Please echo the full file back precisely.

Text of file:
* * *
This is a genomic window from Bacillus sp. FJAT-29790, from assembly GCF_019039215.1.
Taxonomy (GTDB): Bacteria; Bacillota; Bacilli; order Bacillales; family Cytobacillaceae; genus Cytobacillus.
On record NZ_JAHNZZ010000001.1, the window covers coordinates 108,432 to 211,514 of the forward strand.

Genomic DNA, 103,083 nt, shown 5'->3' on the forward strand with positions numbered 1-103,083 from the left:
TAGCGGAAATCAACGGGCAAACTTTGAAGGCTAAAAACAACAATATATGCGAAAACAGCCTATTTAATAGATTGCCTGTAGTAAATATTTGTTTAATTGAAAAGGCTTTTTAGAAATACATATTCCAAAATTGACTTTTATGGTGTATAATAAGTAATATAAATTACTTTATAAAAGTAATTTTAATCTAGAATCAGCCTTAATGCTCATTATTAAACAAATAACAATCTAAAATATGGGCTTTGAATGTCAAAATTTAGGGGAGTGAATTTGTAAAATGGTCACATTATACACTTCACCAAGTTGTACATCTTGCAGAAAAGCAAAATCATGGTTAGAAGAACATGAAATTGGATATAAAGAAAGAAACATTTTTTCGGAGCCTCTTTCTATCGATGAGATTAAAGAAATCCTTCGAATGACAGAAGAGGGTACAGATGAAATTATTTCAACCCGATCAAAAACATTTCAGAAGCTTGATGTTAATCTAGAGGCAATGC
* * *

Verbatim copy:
This is a genomic window from Bacillus sp. FJAT-29790, from assembly GCF_019039215.1.
Taxonomy (GTDB): Bacteria; Bacillota; Bacilli; order Bacillales; family Cytobacillaceae; genus Cytobacillus.
On record NZ_JAHNZZ010000001.1, the window covers coordinates 108,432 to 211,514 of the forward strand.

Genomic DNA, 103,083 nt, shown 5'->3' on the forward strand with positions numbered 1-103,083 from the left:
TAGCGGAAATCAACGGGCAAACTTTGAAGGCTAAAAACAACAATATATGCGAAAACAGCCTATTTAATAGATTGCCTGTAGTAAATATTTGTTTAATTGAAAAGGCTTTTTAGAAATACATATTCCAAAATTGACTTTTATGGTGTATAATAAGTAATATAAATTACTTTATAAAAGTAATTTTAATCTAGAATCAGCCTTAATGCTCATTATTAAACAAATAACAATCTAAAATATGGGCTTTGAATGTCAAAATTTAGGGGAGTGAATTTGTAAAATGGTCACATTATACACTTCACCAAGTTGTACATCTTGCAGAAAAGCAAAATCATGGTTAGAAGAACATGAAATTGGATATAAAGAAAGAAACATTTTTTCGGAGCCTCTTTCTATCGATGAGATTAAAGAAATCCTTCGAATGACAGAAGAGGGTACAGATGAAATTATTTCAACCCGATCAAAAACATTTCAGAAGCTTGATGTTAATCTAGAGGCAATGC